The Devil’s Bible, the world’s biggest manuscript now on display in Prague, has an eventful 800-year-long history, accompanied by legends highlighting its emergence and alleged miraculous powers, and it is also unique as a book that only few Czech experts have ever been able to look at.
The illuminated Devil’s Bible (Codex Gigas) is of Czech origin but it has been kept by Swedes since the 17th-century.
“For the last time it was enquired into by [Czech early 19th century priest and scientist] Josef Dobrovsky, who actually re-discovered it in Sweden,” Czech National Library expert Miroslava Hejnova, who assisted at the rare book’s transport to Prague, has told CTK.
The Swedes took the Devil’s Bible away from Bohemia as part of their war loot at the end of the Thirty Years’ War. The first one to try to buy it out was Antonin Jan Nostic, the Austrian Empire’s ambassador to Sweden, in 1685-90. He gained back 133 sheets.
Dobrovsky visited Sweden in 1792 to examine the local works of Bohemian origin. He uncovered the Devil’s Bible and other Czech manuscripts in the Royal Library in Stockholm.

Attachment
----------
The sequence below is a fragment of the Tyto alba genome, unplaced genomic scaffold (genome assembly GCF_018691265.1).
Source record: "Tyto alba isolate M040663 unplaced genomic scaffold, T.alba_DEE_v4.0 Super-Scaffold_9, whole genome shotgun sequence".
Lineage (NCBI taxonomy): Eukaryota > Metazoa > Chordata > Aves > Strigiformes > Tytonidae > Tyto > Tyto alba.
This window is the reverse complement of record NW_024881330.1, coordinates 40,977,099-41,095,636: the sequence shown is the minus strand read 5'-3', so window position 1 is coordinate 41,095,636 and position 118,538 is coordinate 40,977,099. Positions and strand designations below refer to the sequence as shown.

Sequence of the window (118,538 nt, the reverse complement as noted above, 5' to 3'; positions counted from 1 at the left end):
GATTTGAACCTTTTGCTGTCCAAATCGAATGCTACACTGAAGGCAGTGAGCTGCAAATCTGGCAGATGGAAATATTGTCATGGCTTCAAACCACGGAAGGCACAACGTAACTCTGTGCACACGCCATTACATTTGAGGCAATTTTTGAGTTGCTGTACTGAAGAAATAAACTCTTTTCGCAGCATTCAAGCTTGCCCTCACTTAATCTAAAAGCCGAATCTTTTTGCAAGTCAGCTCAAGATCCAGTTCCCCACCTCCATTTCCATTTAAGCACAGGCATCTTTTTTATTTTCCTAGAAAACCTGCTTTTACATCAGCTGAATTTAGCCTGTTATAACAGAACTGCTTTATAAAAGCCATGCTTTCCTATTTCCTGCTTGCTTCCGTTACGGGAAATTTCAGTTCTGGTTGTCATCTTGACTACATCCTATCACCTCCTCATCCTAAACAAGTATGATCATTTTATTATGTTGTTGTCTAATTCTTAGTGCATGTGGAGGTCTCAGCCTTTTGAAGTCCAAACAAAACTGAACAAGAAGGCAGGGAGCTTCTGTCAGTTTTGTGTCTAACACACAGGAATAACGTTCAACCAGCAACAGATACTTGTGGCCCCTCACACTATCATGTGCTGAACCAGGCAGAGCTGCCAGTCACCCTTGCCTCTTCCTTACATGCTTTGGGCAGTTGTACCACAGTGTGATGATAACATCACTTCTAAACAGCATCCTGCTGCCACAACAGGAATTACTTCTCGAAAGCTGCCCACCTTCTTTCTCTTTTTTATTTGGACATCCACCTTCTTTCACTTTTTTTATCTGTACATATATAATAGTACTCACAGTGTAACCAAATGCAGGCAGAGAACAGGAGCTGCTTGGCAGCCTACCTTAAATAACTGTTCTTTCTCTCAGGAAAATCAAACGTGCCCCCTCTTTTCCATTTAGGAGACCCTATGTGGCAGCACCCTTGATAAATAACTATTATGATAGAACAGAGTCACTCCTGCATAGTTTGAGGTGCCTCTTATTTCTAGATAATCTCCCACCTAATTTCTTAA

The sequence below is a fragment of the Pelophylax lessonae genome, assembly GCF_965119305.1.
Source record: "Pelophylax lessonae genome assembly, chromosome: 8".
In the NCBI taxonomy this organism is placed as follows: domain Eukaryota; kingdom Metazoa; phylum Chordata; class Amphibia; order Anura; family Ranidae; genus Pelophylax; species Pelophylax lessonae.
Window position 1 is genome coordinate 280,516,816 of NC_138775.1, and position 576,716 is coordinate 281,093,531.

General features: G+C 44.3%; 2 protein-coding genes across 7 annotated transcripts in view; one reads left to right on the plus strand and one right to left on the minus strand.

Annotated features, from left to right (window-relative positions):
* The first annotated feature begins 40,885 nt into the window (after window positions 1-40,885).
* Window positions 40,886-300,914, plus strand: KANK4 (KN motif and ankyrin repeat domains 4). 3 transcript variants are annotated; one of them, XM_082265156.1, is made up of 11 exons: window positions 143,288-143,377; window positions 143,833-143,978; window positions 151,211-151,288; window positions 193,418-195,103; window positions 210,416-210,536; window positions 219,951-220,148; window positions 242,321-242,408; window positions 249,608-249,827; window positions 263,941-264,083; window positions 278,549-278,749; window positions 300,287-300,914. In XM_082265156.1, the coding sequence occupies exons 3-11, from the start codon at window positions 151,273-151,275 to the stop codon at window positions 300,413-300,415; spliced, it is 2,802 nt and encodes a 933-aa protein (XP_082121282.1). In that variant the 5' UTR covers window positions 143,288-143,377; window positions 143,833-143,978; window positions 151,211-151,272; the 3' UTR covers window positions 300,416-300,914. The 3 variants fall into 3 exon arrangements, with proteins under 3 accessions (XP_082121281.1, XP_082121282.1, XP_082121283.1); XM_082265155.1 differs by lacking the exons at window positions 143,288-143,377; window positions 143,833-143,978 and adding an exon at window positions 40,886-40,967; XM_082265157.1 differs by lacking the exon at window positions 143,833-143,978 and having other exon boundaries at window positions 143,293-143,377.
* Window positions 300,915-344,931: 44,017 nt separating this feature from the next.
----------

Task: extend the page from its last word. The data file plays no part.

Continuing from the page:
Another two Czech researchers examined the Devil’s Bible in Stockholm in the mid-19th century.
The Devil’s Bible comprises 14 texts. Apart from the Old Testament it is also the Penitential – a manual for priests featuring the list of sins and ways of penance.
Elsewhere the manuscript offers formulas to do away with diseases or to uncover and catch a thief.
The text copying the early 12th century Kosmas chronicle is widely viewed as the most valuable.
All texts in the Devil’s Bible are well readable. All were probably written by a single person, who must have worked on them for up to 20 years.
The monumental book’s value is beyond any speculations as its putting on sale is unthinkable. It can be only compared with other rare medieval manuscripts in the Czech Republic, which, nevertheless, are smaller, less illuminated and less popular.
Their value is estimated at tens and hundreds of millions of crowns. The most valuable of them is probably the Vysehrad Code, the late 11th century manuscript whose value is estimated at up to one billion crowns, experts say.
in The Prague Daily Monitor